Μὴ θαμβηθῇς, ἐφ᾿ ᾧ μέλλω λέγειν· Μωϋσῆν γὰρ ἔχω συνήγορον· συμφέρον εἰς Θεὸν, καὶ μὴ εἰς πατέρα ἡμῶν ἁμαρτῆσαι· Θεοῦ μὲν γὰρ παροργισθέντος, ὁ ἡμῶν ὁδηγὸς καταλλάξαι αὐτὸν πρὸς ὑμᾶς δύναται, τούτου δὲ ὑφ᾿ ἡμῶν παραχθέντος, τινὰ τὸν ἐξιλεούμενον λοιπὸν ὑπὲρ ἡμῶν οὐκ ἔχομεν. Ἐμοὶ δὲ δοκεῖ εἰς μίαν δόξαν ἀνατρέχειν τὰ ἀμφότερα.
My off the cuff translation:
”Do not be baffled by what I am going to say: I have Moses to support me. It is better (easier to forgive?) to sin against God and not against our Father. If God is angered, our Guide is able to reconcile him with us, but if we cause the latter to be angry with us, we have no one to atone (appease Him) for us. It seems to me that both [offences] are reducible to one.”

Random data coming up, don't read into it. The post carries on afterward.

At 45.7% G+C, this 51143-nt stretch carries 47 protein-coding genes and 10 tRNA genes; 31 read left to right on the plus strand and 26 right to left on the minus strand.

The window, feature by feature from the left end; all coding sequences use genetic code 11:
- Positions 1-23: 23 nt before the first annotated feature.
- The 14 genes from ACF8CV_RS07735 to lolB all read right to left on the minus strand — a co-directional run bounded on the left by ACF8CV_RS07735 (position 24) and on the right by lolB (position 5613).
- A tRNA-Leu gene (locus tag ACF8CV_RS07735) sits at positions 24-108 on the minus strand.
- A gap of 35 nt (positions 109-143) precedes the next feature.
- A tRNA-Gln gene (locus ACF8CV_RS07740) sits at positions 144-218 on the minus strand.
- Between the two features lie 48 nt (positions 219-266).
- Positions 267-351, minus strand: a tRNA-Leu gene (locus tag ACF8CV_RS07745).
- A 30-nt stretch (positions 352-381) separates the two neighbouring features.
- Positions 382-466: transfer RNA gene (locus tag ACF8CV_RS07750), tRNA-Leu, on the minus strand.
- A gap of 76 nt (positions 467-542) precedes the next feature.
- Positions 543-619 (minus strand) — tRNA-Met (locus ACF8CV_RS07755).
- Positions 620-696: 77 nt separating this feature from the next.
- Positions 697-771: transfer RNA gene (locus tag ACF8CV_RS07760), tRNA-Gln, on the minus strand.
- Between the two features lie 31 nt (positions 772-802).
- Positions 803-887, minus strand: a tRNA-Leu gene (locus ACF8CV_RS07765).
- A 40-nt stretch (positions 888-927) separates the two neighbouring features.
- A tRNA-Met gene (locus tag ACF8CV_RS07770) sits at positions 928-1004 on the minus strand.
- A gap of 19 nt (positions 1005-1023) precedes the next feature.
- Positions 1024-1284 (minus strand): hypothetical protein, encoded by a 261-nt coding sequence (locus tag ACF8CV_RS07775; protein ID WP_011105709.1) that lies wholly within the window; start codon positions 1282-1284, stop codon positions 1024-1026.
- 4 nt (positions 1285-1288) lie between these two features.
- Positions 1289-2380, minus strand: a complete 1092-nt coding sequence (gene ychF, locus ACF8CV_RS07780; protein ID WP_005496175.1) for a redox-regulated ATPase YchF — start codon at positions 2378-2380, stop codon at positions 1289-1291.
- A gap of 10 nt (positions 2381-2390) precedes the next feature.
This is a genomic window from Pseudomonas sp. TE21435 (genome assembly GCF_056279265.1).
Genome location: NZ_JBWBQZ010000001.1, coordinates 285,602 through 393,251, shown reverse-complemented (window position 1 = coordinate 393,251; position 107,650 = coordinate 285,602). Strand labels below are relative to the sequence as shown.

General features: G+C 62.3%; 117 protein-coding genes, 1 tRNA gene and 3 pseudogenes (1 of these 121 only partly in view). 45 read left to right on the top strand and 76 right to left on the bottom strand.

The modern Greek paraphrasis explains that both offences (angering God and angering the Elder) are equally serious, because the Elder is the antiprosopos of God: cf. Exodus 7:1 ”And the Lord said unto Moses, See, I have made you a god (δέδωκά σε θεὸν) to Pharaoh”.
(In my edition - Hiera Mone Paraklitou, Oropos Attikes, 2009, this is Chapter 4 - On obedience, no.126).